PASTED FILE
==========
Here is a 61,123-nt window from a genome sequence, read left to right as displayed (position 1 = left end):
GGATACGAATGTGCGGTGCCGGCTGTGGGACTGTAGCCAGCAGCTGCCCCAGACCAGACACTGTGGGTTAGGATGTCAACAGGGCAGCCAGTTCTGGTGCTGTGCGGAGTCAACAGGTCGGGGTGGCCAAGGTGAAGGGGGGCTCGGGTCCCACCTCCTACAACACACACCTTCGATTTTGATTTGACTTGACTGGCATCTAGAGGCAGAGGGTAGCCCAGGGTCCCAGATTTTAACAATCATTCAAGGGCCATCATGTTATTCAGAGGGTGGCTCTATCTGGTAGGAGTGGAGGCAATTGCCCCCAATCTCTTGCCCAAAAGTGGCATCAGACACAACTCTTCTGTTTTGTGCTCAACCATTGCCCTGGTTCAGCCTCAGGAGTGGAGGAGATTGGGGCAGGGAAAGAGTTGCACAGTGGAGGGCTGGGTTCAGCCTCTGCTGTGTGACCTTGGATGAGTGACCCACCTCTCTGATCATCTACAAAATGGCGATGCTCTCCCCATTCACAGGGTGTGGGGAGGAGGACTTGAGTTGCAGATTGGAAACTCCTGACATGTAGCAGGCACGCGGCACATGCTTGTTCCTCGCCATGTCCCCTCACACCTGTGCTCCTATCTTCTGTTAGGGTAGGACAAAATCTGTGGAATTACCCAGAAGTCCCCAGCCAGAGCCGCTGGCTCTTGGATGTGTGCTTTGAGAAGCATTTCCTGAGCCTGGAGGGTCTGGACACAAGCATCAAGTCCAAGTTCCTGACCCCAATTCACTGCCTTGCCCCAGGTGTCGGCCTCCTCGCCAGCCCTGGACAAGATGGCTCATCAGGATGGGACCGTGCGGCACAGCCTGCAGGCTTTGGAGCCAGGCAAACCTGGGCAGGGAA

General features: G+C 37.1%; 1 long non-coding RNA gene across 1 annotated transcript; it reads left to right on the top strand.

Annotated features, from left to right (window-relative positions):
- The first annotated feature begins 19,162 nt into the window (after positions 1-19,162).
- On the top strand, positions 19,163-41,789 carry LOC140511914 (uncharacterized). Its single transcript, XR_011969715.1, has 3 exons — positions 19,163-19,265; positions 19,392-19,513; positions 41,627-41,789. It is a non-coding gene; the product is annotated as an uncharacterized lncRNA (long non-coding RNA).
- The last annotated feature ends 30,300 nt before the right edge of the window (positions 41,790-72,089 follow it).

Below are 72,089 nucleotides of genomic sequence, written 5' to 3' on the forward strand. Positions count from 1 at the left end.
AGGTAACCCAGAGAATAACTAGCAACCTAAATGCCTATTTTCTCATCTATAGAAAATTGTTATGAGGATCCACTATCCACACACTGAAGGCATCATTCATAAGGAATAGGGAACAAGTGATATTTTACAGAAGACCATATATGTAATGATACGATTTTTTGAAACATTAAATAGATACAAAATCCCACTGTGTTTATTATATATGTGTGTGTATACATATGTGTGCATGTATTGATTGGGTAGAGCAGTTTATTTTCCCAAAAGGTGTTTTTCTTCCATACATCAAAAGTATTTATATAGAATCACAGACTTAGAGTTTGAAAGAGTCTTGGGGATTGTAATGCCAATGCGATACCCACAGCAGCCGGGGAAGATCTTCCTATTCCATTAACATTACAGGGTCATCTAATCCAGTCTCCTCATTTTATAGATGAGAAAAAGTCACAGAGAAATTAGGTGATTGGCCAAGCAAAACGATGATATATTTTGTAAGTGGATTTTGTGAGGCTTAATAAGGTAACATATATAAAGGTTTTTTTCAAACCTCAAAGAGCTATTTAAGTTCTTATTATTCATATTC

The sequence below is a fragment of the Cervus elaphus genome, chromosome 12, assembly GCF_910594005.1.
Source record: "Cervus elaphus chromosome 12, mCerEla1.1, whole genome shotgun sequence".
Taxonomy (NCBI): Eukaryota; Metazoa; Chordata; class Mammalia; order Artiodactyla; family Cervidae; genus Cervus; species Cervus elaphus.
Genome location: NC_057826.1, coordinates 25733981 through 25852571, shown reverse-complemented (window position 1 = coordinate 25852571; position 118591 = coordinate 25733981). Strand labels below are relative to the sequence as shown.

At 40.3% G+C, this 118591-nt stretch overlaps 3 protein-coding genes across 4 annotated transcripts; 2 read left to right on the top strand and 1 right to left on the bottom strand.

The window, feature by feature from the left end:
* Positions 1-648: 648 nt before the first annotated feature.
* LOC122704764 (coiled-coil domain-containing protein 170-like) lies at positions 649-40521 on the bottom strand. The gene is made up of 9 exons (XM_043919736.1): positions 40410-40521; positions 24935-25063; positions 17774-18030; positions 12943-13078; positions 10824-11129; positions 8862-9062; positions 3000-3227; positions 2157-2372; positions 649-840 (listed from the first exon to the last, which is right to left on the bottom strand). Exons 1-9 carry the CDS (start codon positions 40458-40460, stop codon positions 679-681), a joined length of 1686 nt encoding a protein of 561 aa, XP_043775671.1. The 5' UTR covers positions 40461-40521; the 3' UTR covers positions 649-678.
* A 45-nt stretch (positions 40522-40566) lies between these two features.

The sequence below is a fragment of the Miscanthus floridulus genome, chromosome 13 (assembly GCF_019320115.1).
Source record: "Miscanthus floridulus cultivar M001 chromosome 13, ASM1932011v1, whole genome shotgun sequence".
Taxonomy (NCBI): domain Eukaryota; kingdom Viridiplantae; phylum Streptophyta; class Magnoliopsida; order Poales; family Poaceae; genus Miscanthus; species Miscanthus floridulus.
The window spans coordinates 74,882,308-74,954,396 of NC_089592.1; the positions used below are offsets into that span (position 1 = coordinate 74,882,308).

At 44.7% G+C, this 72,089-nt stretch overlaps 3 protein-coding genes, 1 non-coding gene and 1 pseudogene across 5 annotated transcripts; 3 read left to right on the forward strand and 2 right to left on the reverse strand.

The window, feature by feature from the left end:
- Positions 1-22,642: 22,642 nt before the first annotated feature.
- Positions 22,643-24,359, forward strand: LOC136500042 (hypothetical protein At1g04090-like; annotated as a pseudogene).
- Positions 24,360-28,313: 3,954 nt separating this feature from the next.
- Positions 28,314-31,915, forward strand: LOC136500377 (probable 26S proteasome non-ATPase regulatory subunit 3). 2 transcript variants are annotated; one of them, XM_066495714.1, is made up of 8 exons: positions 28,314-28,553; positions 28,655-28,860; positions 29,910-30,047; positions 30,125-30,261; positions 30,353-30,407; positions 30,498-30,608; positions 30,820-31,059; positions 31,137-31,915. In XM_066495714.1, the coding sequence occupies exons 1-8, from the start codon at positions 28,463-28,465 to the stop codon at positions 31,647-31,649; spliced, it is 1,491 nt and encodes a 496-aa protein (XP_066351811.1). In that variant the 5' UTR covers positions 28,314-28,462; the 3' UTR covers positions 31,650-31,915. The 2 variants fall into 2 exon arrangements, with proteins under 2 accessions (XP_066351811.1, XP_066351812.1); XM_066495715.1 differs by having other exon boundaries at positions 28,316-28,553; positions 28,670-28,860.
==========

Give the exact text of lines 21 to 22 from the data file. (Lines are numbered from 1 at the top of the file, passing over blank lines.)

Taxonomy (NCBI): domain Eukaryota; kingdom Viridiplantae; phylum Streptophyta; class Magnoliopsida; order Poales; family Poaceae; genus Miscanthus; species Miscanthus floridulus.
The window spans coordinates 74,882,308-74,954,396 of NC_089592.1; the positions used below are offsets into that span (position 1 = coordinate 74,882,308).